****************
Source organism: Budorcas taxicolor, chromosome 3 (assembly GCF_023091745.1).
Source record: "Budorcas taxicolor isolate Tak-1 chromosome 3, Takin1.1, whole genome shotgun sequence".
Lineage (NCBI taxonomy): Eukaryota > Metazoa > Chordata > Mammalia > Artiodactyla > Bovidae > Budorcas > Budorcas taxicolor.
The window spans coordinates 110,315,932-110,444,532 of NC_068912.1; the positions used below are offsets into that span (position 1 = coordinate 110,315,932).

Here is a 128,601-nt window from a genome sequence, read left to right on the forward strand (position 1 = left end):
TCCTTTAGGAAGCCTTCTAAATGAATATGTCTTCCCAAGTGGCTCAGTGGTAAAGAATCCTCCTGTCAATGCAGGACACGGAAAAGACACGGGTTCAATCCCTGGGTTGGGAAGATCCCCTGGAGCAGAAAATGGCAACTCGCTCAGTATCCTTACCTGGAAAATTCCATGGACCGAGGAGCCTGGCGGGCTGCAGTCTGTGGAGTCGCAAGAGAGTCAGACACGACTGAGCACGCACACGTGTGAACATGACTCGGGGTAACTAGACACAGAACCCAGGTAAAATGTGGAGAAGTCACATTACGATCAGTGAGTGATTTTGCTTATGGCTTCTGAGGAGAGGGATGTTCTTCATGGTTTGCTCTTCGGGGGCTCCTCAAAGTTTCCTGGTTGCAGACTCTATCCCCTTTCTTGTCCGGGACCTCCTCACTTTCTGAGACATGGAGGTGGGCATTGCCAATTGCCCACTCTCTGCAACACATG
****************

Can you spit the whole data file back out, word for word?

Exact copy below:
Source organism: Budorcas taxicolor, chromosome 3 (assembly GCF_023091745.1).
Source record: "Budorcas taxicolor isolate Tak-1 chromosome 3, Takin1.1, whole genome shotgun sequence".
Lineage (NCBI taxonomy): Eukaryota > Metazoa > Chordata > Mammalia > Artiodactyla > Bovidae > Budorcas > Budorcas taxicolor.
The window spans coordinates 110,315,932-110,444,532 of NC_068912.1; the positions used below are offsets into that span (position 1 = coordinate 110,315,932).

Here is a 128,601-nt window from a genome sequence, read left to right on the forward strand (position 1 = left end):
TCCTTTAGGAAGCCTTCTAAATGAATATGTCTTCCCAAGTGGCTCAGTGGTAAAGAATCCTCCTGTCAATGCAGGACACGGAAAAGACACGGGTTCAATCCCTGGGTTGGGAAGATCCCCTGGAGCAGAAAATGGCAACTCGCTCAGTATCCTTACCTGGAAAATTCCATGGACCGAGGAGCCTGGCGGGCTGCAGTCTGTGGAGTCGCAAGAGAGTCAGACACGACTGAGCACGCACACGTGTGAACATGACTCGGGGTAACTAGACACAGAACCCAGGTAAAATGTGGAGAAGTCACATTACGATCAGTGAGTGATTTTGCTTATGGCTTCTGAGGAGAGGGATGTTCTTCATGGTTTGCTCTTCGGGGGCTCCTCAAAGTTTCCTGGTTGCAGACTCTATCCCCTTTCTTGTCCGGGACCTCCTCACTTTCTGAGACATGGAGGTGGGCATTGCCAATTGCCCACTCTCTGCAACACATG